• 18. Tender- CTA, Port of Hamburg d. Terminal Altenwerder New Development (CTA-ND) Department A new department has been set up for the purpose of bidding and operations of Container Terminal Altenwerder (CTA), the CTA-New Development (CTA-ND) Department. This department will fall under the ownership of EUROGATE as well as two other venture capital firms that will be providing funds to the department. The responsibilities of CTA-ND can be divided into two stages: - Bidding Operations of Port Bidding Having conducted a feasibility study of the Port of Hamburg, the CTA-ND Department have successfully convinced the Board of Directors of the immense potential and returns that operating an additional terminal in HPA would bring. The heads of departments for CTA-ND will have to draft out the proposal and bid to present to the authorities at HPA. The timeline for this stage of the project started from early September 2010 and will end at late October 2010. The details that will be covered in the bid offer will include nonexhaustively: - Proposed strategic direction of CTA Projected finances estimates and backers Changes to infrastructure of CTA (if any) Proposed operations of terminal Proposed partners (operations, marketing, finance) During this period, the department will also have to work out agreements with various partners and enter into an understanding of the commitments that are entailed from their end should the bid of CTA be successful. Operations Should EUROGATE be successful in the tender, the next stage would proceed into operations of the port. The expected operations of CTA, taking into account of renovations and test runs, will commence in May 2011, and will last for 30 years, which is the length of the lease offered. More details regarding the operations of the container terminal will be discussed later on in the proposal. 18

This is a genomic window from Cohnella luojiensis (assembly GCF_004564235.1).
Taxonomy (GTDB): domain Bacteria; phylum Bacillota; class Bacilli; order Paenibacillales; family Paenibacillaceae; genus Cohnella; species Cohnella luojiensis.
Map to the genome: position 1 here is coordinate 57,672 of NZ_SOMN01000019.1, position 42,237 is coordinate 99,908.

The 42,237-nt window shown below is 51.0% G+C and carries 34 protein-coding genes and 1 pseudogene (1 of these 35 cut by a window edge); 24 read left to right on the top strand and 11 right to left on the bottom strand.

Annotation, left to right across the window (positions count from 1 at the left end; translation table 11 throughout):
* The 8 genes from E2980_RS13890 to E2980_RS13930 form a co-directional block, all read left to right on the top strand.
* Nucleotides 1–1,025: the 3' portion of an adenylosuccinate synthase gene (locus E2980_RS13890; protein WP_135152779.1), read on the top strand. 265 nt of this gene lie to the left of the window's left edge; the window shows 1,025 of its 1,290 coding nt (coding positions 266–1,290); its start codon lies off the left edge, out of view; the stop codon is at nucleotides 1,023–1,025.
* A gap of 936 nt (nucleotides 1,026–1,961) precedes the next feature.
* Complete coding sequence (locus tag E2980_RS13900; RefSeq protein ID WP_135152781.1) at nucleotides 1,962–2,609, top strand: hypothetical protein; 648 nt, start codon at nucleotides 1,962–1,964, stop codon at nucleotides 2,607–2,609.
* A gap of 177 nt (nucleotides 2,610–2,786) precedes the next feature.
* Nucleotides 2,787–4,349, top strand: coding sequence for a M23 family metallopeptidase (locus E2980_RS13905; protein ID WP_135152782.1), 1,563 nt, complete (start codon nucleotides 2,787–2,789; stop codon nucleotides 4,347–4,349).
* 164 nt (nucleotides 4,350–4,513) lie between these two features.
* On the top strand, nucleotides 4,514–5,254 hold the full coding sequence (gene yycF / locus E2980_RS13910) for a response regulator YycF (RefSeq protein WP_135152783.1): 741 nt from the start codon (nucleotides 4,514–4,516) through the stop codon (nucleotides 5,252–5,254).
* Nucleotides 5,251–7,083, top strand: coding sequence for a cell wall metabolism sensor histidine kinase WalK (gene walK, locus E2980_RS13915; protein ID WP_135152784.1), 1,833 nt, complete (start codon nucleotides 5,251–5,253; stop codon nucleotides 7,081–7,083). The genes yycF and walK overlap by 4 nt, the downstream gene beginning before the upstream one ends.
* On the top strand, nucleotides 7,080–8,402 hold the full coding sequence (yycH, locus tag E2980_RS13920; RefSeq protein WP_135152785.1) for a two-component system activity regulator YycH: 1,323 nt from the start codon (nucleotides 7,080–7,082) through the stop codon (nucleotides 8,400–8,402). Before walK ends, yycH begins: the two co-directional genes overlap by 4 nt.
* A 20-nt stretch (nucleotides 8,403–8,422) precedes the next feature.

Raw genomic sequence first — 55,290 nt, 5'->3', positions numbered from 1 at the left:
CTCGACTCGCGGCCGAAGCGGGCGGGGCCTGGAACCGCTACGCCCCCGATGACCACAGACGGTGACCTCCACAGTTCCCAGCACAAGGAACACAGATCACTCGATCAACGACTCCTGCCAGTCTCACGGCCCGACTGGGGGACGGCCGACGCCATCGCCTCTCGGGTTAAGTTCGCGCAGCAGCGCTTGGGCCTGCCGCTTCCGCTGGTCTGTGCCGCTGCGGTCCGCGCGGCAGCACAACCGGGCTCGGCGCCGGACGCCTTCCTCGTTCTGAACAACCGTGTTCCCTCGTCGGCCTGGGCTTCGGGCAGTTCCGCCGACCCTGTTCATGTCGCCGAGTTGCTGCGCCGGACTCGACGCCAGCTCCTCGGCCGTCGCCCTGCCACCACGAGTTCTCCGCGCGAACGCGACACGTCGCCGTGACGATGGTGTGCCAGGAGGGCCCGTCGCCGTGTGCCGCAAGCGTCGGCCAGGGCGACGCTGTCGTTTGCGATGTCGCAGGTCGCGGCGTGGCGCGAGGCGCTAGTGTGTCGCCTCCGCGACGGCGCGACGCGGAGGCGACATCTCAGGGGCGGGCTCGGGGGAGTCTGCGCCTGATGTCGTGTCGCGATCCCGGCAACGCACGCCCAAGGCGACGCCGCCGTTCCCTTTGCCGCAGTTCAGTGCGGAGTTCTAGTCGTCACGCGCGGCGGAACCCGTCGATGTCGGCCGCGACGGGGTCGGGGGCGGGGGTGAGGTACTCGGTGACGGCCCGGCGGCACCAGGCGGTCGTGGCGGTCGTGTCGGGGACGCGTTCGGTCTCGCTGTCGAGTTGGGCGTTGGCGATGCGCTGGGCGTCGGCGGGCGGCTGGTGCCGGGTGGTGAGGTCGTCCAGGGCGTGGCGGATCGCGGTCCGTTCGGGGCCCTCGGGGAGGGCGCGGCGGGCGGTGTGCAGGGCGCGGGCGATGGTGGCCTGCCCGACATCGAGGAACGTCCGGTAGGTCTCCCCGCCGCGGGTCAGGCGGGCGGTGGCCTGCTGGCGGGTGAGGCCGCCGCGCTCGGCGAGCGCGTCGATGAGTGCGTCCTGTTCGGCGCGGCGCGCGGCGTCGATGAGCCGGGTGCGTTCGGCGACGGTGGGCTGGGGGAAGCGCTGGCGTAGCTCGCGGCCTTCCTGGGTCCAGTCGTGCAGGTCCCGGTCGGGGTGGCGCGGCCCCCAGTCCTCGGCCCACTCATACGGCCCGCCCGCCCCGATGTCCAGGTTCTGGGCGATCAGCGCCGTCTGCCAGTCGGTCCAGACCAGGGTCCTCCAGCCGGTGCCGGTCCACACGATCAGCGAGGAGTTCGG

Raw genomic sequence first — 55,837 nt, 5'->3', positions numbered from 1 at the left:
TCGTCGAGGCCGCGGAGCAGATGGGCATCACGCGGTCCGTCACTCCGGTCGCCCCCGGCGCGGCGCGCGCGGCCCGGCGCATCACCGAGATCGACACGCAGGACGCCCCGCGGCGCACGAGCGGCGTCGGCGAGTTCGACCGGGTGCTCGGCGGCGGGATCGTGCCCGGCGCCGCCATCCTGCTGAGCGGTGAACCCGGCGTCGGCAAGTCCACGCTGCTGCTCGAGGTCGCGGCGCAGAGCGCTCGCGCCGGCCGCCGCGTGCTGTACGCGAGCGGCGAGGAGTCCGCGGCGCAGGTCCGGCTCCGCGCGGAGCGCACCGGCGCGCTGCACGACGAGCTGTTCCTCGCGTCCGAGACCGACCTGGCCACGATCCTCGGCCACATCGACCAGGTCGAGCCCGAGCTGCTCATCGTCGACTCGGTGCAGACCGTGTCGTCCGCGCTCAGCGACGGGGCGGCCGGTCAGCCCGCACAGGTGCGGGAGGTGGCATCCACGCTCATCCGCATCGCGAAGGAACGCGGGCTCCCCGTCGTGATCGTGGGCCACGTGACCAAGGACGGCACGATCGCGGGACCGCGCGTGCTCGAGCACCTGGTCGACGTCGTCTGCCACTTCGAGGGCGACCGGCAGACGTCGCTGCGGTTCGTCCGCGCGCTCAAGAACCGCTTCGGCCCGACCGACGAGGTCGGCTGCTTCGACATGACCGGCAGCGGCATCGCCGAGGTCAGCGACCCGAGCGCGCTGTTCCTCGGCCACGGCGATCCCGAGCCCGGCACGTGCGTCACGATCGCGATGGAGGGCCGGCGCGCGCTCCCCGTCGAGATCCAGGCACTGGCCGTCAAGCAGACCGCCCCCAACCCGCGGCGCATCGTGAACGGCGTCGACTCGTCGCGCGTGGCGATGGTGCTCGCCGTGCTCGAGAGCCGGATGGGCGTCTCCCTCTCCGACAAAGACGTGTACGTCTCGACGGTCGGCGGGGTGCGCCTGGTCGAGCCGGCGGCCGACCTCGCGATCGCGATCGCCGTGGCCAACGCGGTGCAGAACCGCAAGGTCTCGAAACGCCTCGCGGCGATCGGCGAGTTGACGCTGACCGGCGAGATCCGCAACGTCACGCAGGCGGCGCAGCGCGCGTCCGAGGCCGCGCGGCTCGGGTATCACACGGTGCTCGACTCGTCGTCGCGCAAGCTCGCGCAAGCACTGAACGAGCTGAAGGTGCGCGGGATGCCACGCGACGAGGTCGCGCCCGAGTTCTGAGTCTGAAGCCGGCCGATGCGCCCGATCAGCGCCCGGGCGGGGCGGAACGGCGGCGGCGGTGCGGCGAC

• 19. Tender- CTA, Port of Hamburg 5. About CTA-ND a. CTA-ND Vision/Mission Vision To be a leading world-class container terminal, internationally recognized for its efficiency, reliability and strategic alliances. Mission o For our Customers We aim to prevent and reduce unnecessary waiting time for ships to load and unload cargoes by innovating and optimizing our operations. o For our Partners and Suppliers We aim to establish a trustworthy relationship with our partners by delivering what we promise and always being fair and just in our business undertakings. o For our Employees We aim to be fair employers, by respecting, nurturing and supporting one another. 19